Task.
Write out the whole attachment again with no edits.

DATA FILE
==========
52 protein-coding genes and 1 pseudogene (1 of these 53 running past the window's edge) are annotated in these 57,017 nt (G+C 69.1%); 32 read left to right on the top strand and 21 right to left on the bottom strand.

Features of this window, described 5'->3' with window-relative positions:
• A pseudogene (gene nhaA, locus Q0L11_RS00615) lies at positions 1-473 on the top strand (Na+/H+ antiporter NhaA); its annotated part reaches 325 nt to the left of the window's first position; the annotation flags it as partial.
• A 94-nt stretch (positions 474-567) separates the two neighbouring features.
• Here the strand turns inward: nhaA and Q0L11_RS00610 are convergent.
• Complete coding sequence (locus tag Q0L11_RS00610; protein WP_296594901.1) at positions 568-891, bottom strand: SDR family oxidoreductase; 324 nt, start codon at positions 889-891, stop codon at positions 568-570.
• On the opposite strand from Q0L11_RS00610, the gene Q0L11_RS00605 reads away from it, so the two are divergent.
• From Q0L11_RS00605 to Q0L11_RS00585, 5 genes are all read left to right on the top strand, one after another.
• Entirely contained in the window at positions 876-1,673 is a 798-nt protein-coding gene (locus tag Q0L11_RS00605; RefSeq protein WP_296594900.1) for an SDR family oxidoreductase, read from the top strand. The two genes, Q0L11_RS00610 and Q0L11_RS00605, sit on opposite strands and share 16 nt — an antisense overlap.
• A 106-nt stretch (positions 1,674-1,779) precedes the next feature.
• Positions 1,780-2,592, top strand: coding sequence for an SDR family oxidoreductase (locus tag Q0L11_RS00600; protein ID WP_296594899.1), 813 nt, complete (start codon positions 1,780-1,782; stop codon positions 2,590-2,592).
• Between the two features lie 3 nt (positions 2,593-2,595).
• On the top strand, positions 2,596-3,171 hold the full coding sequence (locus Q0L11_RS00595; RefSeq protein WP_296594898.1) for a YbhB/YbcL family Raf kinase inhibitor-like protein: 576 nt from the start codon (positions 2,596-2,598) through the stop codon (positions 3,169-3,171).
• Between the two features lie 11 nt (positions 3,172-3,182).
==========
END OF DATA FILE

52 protein-coding genes and 1 pseudogene (1 of these 53 running past the window's edge) are annotated in these 57,017 nt (G+C 69.1%); 32 read left to right on the top strand and 21 right to left on the bottom strand.

Features of this window, described 5'->3' with window-relative positions:
• A pseudogene (gene nhaA, locus Q0L11_RS00615) lies at positions 1-473 on the top strand (Na+/H+ antiporter NhaA); its annotated part reaches 325 nt to the left of the window's first position; the annotation flags it as partial.
• A 94-nt stretch (positions 474-567) separates the two neighbouring features.
• Here the strand turns inward: nhaA and Q0L11_RS00610 are convergent.
• Complete coding sequence (locus tag Q0L11_RS00610; protein WP_296594901.1) at positions 568-891, bottom strand: SDR family oxidoreductase; 324 nt, start codon at positions 889-891, stop codon at positions 568-570.
• On the opposite strand from Q0L11_RS00610, the gene Q0L11_RS00605 reads away from it, so the two are divergent.
• From Q0L11_RS00605 to Q0L11_RS00585, 5 genes are all read left to right on the top strand, one after another.
• Entirely contained in the window at positions 876-1,673 is a 798-nt protein-coding gene (locus tag Q0L11_RS00605; RefSeq protein WP_296594900.1) for an SDR family oxidoreductase, read from the top strand. The two genes, Q0L11_RS00610 and Q0L11_RS00605, sit on opposite strands and share 16 nt — an antisense overlap.
• A 106-nt stretch (positions 1,674-1,779) precedes the next feature.
• Positions 1,780-2,592, top strand: coding sequence for an SDR family oxidoreductase (locus tag Q0L11_RS00600; protein ID WP_296594899.1), 813 nt, complete (start codon positions 1,780-1,782; stop codon positions 2,590-2,592).
• Between the two features lie 3 nt (positions 2,593-2,595).
• On the top strand, positions 2,596-3,171 hold the full coding sequence (locus Q0L11_RS00595; RefSeq protein WP_296594898.1) for a YbhB/YbcL family Raf kinase inhibitor-like protein: 576 nt from the start codon (positions 2,596-2,598) through the stop codon (positions 3,169-3,171).
• Between the two features lie 11 nt (positions 3,172-3,182).